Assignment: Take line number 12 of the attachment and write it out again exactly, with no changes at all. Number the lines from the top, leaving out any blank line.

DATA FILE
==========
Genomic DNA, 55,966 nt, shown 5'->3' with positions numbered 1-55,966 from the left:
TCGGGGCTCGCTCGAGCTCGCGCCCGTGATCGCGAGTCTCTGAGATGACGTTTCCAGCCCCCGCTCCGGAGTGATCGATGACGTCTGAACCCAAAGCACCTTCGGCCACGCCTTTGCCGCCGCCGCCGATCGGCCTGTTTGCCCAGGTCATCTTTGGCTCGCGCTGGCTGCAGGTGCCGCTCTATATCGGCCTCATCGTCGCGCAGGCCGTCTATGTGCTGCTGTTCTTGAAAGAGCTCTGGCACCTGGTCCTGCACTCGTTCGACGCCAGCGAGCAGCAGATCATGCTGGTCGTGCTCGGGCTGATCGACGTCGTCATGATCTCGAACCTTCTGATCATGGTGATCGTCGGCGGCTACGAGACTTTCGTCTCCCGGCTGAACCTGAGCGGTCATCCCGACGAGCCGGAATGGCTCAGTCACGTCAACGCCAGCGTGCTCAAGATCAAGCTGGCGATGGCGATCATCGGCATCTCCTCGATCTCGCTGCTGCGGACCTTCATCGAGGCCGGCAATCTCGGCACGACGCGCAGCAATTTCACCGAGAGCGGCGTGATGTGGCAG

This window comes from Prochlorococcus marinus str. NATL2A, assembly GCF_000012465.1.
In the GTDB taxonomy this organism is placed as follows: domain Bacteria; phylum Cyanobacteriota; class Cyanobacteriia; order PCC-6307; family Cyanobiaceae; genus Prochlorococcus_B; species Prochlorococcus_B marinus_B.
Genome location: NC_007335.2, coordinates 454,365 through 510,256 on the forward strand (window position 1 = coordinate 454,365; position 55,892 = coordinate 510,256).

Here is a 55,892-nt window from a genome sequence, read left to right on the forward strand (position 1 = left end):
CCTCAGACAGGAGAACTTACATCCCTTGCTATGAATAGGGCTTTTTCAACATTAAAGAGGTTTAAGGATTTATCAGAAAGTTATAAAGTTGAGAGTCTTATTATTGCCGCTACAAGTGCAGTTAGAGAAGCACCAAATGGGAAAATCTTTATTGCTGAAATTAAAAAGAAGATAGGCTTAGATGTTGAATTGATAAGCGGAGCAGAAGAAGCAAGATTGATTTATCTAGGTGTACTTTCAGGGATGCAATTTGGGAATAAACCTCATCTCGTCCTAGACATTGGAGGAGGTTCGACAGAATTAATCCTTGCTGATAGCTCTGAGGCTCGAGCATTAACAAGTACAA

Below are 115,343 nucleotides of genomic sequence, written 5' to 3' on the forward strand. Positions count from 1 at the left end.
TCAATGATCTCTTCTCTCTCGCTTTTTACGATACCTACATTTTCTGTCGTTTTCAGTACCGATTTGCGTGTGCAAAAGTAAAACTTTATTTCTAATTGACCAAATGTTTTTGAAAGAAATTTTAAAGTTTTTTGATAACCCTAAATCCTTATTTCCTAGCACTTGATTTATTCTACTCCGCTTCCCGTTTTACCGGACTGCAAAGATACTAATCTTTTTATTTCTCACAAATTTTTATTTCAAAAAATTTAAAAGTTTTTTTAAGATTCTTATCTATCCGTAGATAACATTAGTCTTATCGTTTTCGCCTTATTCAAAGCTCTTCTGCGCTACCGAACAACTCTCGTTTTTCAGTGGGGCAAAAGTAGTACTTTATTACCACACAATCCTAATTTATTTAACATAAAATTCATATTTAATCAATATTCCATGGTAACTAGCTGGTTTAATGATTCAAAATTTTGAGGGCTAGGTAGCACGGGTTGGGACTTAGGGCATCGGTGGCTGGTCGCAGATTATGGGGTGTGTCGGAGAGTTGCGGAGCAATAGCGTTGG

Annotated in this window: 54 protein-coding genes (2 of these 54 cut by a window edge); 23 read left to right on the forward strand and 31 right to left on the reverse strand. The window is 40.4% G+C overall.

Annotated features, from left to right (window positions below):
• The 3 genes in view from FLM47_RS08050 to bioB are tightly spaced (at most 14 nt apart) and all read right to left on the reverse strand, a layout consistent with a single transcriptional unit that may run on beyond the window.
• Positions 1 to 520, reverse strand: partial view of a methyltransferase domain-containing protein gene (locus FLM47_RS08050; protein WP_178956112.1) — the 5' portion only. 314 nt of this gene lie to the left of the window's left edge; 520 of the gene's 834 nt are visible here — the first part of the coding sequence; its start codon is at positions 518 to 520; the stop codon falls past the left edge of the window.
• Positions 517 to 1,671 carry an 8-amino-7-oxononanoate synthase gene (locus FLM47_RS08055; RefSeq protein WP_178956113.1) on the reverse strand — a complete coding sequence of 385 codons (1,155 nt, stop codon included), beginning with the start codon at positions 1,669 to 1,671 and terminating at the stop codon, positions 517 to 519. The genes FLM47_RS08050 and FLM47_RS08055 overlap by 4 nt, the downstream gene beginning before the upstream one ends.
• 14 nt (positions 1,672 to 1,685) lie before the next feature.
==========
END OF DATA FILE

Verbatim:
• The 3 genes in view from FLM47_RS08050 to bioB are tightly spaced (at most 14 nt apart) and all read right to left on the reverse strand, a layout consistent with a single transcriptional unit that may run on beyond the window.